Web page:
Five years ago on Christmas, I was at a bowling alley in Karachi and saw a boy dressed like Santa Clause walking around, which I thought was weird. Then my friend turned to me, "Merry Christmas! It must be party time in the States, huh?"“Umm…” I had to think for a second. Coming from the U.S., I was an automatic expert on American culture, but I had never actually celebrated Christmas in the States. No Muslim-American I knew celebrated Christmas—the ultimate Christian holiday. “It’s actually more of a family holiday,” I informed him.
Sunday, December 27, 2009
Well, turns out Pakistanis don’t really care for the truth about Christmas because, in this Taliban-plagued, 95% Muslim country, Christmas is party time. I was surprised enough when I saw Santa at the mall last week, thronged with Pakistani children. Then my Pashtun driver had the radio on "Jingle Bells." I looked outside and a street vendor was selling Santa caps.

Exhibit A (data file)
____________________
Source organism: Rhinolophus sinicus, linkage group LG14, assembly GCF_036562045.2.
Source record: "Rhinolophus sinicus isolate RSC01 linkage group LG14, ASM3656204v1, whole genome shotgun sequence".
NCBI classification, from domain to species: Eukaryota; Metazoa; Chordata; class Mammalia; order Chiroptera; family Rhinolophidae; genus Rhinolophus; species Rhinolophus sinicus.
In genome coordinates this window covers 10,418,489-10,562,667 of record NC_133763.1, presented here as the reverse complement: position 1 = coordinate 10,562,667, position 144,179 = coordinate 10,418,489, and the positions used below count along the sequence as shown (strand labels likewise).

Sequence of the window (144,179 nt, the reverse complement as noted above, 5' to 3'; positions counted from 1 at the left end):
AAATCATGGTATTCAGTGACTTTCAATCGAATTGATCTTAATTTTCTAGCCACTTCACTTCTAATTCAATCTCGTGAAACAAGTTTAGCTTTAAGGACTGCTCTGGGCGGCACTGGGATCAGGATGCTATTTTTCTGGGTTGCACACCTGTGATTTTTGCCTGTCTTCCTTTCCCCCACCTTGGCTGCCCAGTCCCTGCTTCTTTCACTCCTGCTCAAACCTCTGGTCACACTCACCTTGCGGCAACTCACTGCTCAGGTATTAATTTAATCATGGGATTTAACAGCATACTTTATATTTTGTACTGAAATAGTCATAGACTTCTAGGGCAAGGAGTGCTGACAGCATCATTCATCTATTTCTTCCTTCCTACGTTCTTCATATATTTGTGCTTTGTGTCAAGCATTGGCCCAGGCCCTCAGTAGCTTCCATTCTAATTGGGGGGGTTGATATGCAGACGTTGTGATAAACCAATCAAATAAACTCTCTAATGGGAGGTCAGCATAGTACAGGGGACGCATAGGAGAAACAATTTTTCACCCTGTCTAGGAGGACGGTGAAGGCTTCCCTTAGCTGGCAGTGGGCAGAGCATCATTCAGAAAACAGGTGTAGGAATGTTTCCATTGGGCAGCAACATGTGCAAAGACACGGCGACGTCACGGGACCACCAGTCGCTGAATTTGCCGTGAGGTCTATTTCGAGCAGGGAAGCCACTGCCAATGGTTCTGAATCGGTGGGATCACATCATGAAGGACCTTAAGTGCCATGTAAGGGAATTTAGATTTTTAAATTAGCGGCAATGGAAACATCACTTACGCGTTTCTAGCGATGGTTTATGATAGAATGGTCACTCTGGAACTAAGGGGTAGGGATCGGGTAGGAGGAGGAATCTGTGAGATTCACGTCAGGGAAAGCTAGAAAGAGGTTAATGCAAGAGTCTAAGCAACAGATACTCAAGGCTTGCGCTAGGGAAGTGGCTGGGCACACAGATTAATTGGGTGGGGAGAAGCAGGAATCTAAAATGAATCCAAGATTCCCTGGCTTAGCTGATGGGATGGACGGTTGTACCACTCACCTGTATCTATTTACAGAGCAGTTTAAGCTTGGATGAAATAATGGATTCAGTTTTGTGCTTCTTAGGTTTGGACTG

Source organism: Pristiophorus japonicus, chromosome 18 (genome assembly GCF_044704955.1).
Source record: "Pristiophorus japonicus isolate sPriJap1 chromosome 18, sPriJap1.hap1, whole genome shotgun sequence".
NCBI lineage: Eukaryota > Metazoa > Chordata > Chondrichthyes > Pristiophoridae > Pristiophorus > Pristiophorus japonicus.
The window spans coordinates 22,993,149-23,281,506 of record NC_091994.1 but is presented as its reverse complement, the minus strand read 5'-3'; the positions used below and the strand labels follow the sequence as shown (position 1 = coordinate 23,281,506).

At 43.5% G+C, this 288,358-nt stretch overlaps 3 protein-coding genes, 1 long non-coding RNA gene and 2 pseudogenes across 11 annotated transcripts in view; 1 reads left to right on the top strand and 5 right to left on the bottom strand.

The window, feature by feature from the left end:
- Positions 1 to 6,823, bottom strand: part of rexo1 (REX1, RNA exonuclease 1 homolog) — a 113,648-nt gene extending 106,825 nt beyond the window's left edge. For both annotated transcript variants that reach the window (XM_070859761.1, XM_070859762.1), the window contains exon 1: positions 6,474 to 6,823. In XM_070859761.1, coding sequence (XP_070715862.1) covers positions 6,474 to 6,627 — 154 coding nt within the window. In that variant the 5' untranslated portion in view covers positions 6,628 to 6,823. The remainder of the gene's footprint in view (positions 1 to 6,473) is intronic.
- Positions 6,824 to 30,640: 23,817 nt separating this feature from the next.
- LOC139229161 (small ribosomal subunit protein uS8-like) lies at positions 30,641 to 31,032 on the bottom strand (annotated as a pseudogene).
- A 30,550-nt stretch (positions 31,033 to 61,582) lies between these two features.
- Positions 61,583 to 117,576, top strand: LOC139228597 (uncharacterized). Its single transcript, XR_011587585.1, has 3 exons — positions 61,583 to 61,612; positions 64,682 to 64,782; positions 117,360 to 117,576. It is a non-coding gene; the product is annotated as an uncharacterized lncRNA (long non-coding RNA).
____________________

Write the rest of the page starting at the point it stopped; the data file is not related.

My cousin commented that his Facebook feed was full of "Merry Christmas!" statuses-- more than any other holiday including Eid and Diwali-- and most of his friends have never been to the States.
Then I heard about Christmas parties. Of course, I had to go. The first place we went could have been on TV, which is actually my best evidence of what Christmas looks like—a huge, long table full of classic Christmas dishes, dimly lit, carols on CD, a tree full of ornaments, and Secret Santa. Then we went to a Christmas house party, where all the girls were dressed in red and wearing Santa caps.
So after years of, like many Muslim-Americans, secretly loving Christmas but always feeling a little left out, I finally celebrated it—in Pakistan. But the Christmas spirit here is about more than Santa and ornaments, it’s also the perfect reminder of Pakistan's progressive spirit.